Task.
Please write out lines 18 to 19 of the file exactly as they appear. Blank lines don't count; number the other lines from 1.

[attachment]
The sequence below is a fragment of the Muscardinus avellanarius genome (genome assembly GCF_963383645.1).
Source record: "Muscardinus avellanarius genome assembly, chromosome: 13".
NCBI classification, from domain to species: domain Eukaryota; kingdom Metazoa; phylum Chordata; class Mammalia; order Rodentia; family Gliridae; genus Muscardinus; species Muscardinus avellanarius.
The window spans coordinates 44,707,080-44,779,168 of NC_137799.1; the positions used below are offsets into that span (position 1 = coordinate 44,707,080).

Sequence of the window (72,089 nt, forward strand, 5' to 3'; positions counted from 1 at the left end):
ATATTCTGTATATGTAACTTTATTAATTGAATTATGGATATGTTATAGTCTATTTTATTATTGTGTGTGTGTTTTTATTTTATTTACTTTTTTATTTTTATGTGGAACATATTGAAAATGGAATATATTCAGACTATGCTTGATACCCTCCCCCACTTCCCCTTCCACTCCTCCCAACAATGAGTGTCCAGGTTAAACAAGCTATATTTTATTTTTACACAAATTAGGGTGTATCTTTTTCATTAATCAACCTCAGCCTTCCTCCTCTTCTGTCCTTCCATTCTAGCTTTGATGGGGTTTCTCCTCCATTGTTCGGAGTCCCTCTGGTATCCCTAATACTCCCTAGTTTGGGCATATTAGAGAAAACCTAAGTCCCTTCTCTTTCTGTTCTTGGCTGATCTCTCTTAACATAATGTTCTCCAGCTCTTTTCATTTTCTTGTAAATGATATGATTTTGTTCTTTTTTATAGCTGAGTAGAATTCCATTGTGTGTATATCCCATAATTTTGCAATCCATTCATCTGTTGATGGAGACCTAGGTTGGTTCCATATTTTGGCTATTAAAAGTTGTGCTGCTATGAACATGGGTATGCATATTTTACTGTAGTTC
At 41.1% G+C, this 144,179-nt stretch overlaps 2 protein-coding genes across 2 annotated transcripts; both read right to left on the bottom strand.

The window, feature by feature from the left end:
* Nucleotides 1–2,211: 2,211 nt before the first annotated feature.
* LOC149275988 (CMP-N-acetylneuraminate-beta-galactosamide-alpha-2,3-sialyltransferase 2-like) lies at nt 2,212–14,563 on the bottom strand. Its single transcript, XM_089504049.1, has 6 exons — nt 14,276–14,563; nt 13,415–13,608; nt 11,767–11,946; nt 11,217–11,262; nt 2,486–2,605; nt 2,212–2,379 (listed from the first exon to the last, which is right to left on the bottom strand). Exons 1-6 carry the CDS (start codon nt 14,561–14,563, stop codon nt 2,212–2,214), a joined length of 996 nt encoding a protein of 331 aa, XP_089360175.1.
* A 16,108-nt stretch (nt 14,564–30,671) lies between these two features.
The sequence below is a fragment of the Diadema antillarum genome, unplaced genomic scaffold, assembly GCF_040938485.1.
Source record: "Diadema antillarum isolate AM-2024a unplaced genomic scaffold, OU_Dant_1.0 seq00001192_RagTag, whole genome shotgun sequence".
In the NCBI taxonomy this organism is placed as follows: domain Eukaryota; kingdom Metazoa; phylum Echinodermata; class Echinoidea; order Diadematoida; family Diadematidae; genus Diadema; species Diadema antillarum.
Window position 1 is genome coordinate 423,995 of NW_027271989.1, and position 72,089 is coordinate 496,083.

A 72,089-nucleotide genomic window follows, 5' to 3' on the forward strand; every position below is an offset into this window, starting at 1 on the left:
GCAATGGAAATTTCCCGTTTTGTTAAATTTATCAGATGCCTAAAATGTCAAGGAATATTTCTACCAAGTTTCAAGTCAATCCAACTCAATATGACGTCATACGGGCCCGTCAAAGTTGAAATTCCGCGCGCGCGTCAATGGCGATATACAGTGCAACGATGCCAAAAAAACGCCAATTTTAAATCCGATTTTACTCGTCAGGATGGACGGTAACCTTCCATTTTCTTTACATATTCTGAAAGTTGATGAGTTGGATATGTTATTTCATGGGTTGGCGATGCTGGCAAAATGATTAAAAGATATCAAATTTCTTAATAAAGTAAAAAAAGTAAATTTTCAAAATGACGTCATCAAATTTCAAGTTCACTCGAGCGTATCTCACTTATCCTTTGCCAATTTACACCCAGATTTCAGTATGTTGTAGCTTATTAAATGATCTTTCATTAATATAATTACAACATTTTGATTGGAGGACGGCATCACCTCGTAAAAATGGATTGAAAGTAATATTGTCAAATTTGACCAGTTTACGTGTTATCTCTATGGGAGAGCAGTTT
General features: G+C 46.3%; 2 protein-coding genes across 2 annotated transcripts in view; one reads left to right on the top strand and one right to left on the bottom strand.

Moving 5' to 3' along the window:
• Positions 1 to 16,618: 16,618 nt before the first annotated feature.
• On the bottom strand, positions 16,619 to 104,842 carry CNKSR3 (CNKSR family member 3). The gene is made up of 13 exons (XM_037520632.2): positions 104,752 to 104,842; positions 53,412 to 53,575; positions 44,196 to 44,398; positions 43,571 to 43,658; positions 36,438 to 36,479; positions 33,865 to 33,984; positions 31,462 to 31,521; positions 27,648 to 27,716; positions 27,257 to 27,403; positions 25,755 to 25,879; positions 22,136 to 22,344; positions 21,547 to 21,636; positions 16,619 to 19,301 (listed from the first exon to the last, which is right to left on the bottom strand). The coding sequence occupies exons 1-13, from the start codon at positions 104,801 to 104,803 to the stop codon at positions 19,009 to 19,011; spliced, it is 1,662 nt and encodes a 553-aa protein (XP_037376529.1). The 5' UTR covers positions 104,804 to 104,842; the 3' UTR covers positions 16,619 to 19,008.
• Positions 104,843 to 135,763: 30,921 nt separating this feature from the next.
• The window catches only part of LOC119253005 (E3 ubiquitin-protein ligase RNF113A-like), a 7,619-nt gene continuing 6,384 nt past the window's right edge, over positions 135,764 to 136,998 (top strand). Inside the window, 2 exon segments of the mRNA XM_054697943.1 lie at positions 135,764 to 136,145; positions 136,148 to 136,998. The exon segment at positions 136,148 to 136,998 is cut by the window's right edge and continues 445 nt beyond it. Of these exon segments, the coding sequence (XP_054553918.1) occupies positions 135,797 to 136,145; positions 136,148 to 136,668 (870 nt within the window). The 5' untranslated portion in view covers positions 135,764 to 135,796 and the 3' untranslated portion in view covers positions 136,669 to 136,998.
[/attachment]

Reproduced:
General features: G+C 46.3%; 2 protein-coding genes across 2 annotated transcripts in view; one reads left to right on the top strand and one right to left on the bottom strand.

Moving 5' to 3' along the window: